”My bones is why the beach is white” (Jaco, WAV files, 2018)______________________________________________________________________________The ship (Trouvadore) was carrying 20 crew and 193... Read More
”My bones is why the beach is white” (Jaco, WAV files, 2018)
The ship (Trouvadore) was carrying 20 crew and 193 Africans when it sank but soon after landing one African was shot dead. One of the first persons on the scene, Mr Stevenson, was offered $3000 by the Spanish captain to obtain a vessel to take the crew and Africans onto Cuba. Mr Stevenson, who had also helped in the rescue of Africans from the Esperenza in 1837, delayed the Captain enough so that the authorities in Grand Turk could dispatch two ships and a detachment of 17 soldiers to pick up the survivors. Once collected the survivors of the Trouvadore were taken to Grand Turk where the ship’s crew were imprisoned in the upper room of the old court house and the Africans were placed inside the crowded prison. A better long-term solution was needed. Should they be returned to Africa, sent to Nassau for the Bahamas government to deal with or released into the local community? (Turks and Caicos Museum, 2019)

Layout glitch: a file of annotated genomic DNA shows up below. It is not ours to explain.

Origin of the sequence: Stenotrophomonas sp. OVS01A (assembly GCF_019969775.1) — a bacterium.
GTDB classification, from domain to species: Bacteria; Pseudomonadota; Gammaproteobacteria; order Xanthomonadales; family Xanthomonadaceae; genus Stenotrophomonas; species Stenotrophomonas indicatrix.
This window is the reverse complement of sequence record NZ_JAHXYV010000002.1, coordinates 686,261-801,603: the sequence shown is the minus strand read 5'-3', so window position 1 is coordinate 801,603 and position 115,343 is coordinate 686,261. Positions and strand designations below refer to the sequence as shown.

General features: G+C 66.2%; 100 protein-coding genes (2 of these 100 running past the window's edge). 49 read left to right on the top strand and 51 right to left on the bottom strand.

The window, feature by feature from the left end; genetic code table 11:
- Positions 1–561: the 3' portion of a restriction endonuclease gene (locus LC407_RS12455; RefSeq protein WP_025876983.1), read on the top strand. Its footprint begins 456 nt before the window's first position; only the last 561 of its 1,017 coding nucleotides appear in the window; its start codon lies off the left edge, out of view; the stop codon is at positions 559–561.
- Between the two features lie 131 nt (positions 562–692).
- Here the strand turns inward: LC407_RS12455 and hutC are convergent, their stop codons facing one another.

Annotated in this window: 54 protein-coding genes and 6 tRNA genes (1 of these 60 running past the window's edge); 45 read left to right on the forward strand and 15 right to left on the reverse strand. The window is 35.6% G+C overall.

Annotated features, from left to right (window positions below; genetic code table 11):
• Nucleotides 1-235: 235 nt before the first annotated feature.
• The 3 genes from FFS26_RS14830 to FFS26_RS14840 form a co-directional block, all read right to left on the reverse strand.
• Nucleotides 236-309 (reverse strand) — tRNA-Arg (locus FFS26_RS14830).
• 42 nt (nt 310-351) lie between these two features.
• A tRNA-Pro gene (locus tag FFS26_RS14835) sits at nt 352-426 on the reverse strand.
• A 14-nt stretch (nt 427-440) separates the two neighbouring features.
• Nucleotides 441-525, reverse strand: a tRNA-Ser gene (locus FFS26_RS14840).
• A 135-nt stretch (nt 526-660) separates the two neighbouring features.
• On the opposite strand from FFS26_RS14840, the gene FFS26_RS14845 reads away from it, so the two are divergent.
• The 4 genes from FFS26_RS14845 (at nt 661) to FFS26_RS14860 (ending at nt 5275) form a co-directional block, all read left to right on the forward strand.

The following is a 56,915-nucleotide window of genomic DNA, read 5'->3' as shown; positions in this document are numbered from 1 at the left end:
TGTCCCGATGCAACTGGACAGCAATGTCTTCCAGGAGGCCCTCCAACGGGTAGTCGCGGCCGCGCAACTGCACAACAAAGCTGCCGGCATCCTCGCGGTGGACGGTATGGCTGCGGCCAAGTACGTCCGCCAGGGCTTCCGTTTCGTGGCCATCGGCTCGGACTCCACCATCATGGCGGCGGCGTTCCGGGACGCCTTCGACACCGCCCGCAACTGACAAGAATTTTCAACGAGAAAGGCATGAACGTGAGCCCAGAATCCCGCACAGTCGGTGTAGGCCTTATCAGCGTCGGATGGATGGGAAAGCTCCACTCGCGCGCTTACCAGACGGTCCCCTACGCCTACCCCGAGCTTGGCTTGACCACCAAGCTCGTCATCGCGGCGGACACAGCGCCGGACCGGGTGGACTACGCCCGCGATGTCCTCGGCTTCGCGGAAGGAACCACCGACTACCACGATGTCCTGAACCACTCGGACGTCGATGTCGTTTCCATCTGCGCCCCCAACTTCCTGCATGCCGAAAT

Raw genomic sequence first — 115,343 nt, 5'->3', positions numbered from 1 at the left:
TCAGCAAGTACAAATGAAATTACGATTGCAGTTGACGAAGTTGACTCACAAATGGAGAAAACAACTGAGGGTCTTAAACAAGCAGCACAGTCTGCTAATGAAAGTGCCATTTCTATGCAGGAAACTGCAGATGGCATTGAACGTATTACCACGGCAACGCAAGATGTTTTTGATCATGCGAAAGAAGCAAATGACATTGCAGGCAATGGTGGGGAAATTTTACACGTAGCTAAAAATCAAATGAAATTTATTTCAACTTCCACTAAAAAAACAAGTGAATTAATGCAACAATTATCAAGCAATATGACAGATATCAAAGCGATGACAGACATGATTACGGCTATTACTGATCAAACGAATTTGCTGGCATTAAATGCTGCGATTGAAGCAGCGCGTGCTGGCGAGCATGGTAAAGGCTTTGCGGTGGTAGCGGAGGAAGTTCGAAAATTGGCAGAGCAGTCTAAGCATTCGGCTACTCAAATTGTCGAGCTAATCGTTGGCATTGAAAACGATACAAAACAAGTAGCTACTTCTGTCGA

The memory of the past tells us what we owe to our future. This is an excavation of ancestry and wounds laid bare, juxtaposed with knowing and confronting the future. At some point the past must be acknowledged; even if the present is shaped by unspeakable tragedy, it is the wells from which future generations drink. We cannot move forward without resolve.
The Trouvadore was a brigantine sailing under Spanish papers to Santiago, Cuba that ship wrecked on the Caicos Bank; Turks & Caicos in 1841. This work serves as a part of a greater narrative of the illegal slave ship the Trouvadour on it's final journey and the last slaves to arrive in the Turks and Caicos islands. To this day the Turks and Caicos Islands remain a colony of the United Kingdom, the collection is titled: "Tears of the Trouvadore"
The compostion of the piece links the relationship of the possible royality of the captured slave, the connection to the British Kingdom and labours via the symbolism of tears; composed of salt and water. The tears that fall fill the sea that transported the African to the Turks and Caicos and represents the current population's close relationship to it. The bouganvilla petals is representative of the blood spilt and is also an indigenius plant of the Turks and Caicos.